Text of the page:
LONDON (Reuters) – Some lawmakers in Prime Minister Theresa May’s Conservative Party have said they have submitted letters of no confidence in the British leader.
A leadership challenge is triggered if 48 Conservatives write such letters to the chairman of the party’s so-called 1922 committee, Graham Brady. May could be toppled if 158 of her 315 lawmakers vote against her.
Brady said on Sunday the threshold to trigger a vote had not yet been reached.
Lawmakers do not have to reveal publicly whether they have written a letter, but those below have chosen to do so:
1) JACOB REES-MOGG – submitted his letter on Thursday
“It is of considerable importance that politicians stick to their commitments or do not make such commitments in the first place. Regrettably, this is not the situation,” he said in his letter.
2) HENRY SMITH – tweeted a picture of his letter on Thursday
3) SHERYLL MURRAY – said on Thursday she had submitted a letter.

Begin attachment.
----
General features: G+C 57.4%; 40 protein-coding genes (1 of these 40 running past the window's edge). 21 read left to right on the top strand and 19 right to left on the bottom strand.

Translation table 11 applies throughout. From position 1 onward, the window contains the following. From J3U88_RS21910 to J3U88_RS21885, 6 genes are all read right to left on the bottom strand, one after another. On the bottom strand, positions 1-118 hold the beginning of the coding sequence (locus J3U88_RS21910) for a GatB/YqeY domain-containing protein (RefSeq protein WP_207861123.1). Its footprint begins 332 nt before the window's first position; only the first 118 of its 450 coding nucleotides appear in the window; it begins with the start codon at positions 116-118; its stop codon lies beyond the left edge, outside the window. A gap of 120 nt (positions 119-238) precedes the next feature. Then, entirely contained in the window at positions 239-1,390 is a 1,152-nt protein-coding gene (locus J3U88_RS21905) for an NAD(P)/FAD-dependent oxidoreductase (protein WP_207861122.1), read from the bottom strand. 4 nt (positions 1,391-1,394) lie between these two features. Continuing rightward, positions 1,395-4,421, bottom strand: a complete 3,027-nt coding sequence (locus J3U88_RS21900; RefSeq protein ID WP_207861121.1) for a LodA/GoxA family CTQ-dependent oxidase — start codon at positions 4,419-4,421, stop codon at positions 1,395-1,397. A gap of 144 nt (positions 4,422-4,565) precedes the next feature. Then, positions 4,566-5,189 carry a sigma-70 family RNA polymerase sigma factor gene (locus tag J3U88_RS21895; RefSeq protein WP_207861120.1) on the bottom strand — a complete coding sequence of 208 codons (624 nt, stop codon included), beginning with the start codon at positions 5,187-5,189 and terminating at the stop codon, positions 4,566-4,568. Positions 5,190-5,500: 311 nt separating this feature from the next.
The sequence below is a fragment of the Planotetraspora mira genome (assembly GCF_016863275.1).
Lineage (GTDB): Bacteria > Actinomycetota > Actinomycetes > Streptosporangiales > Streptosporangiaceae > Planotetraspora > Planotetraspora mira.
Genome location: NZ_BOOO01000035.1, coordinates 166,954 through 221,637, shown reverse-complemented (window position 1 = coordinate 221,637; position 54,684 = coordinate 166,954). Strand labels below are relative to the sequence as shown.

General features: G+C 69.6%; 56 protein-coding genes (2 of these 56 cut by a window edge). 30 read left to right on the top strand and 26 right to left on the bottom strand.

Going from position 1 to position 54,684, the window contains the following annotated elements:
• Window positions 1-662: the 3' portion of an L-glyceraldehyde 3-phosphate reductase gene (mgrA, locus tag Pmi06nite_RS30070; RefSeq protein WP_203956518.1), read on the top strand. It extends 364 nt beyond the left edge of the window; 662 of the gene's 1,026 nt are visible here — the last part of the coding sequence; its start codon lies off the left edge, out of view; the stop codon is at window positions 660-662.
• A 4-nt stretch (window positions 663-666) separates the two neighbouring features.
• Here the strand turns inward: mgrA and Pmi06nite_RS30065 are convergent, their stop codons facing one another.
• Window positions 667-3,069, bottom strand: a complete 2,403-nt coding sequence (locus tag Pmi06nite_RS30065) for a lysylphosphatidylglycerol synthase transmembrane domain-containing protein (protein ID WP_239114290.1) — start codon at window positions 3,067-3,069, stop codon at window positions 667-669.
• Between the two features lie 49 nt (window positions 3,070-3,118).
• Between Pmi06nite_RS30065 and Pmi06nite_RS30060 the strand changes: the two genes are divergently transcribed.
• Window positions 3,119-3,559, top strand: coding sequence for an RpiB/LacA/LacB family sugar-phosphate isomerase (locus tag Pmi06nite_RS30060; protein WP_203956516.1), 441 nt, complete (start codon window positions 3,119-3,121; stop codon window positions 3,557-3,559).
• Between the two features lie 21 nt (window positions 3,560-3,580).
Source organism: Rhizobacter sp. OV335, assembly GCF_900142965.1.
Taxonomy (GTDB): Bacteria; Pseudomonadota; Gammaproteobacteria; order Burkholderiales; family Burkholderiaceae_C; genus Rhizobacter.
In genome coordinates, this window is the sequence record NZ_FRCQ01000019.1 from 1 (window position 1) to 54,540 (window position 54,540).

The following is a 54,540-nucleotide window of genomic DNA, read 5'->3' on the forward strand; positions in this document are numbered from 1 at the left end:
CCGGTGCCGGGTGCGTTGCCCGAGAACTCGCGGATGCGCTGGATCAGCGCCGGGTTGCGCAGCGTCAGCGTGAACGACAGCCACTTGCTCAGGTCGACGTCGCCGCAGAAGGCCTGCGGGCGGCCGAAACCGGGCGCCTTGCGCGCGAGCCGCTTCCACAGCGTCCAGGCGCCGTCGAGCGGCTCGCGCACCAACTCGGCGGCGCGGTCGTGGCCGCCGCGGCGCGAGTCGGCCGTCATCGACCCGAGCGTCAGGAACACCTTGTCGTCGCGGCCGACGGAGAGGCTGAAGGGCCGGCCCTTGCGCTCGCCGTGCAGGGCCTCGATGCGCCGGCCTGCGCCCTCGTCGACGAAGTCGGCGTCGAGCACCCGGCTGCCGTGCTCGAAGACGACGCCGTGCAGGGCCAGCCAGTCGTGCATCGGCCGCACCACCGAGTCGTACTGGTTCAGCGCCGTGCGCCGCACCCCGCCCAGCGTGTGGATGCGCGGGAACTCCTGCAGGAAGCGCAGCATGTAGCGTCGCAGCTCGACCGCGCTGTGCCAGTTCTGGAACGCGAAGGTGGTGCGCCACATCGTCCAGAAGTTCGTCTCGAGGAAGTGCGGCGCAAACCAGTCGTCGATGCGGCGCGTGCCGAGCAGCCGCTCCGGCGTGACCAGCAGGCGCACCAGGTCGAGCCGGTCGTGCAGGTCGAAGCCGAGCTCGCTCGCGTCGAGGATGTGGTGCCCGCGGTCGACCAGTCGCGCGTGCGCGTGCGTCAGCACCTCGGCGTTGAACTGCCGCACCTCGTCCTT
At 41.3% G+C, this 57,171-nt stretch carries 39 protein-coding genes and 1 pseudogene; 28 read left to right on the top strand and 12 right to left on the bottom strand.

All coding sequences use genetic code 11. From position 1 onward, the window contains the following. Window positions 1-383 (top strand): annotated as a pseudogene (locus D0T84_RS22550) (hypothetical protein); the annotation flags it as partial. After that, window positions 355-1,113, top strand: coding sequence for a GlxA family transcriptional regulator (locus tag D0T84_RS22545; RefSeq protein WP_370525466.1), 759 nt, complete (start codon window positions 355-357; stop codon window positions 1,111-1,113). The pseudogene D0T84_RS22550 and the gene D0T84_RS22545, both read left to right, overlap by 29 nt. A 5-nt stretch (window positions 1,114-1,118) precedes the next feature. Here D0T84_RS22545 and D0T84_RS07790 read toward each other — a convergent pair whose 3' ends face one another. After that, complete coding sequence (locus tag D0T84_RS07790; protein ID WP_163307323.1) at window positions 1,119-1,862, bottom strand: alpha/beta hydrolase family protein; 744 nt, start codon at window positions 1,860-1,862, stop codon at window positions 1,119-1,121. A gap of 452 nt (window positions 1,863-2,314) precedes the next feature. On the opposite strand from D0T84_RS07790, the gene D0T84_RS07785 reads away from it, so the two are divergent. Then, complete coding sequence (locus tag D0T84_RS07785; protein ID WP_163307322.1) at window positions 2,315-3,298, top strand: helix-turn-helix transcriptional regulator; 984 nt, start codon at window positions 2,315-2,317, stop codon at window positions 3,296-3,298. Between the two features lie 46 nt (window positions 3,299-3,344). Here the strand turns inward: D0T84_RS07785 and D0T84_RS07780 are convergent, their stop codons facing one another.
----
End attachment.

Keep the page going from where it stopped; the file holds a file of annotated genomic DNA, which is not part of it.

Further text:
4) ANNE MARIE-MORRIS – said on Thursday she had submitted a letter
“I am not alone and I do it with a heavy heart but now it’s the country that matter more than absolutely anything else,” she told the BBC.
5) LEE ROWLEY – said on Thursday he had submitted a letter
“I’ve written that because sadly I have come to the conclusion that the prime minister isn’t going to change her policy and I wish she would,” he told ITV news.
6) STEVE BAKER – submitted his letter on Oct. 22.
“While I am clear these (proposals) will be defeated in the commons, there seems little point allowing the Captain to continue running the ship towards the rocks and so I write with regret to request a vote of no confidence in our leader.”
7) SIMON CLARKE –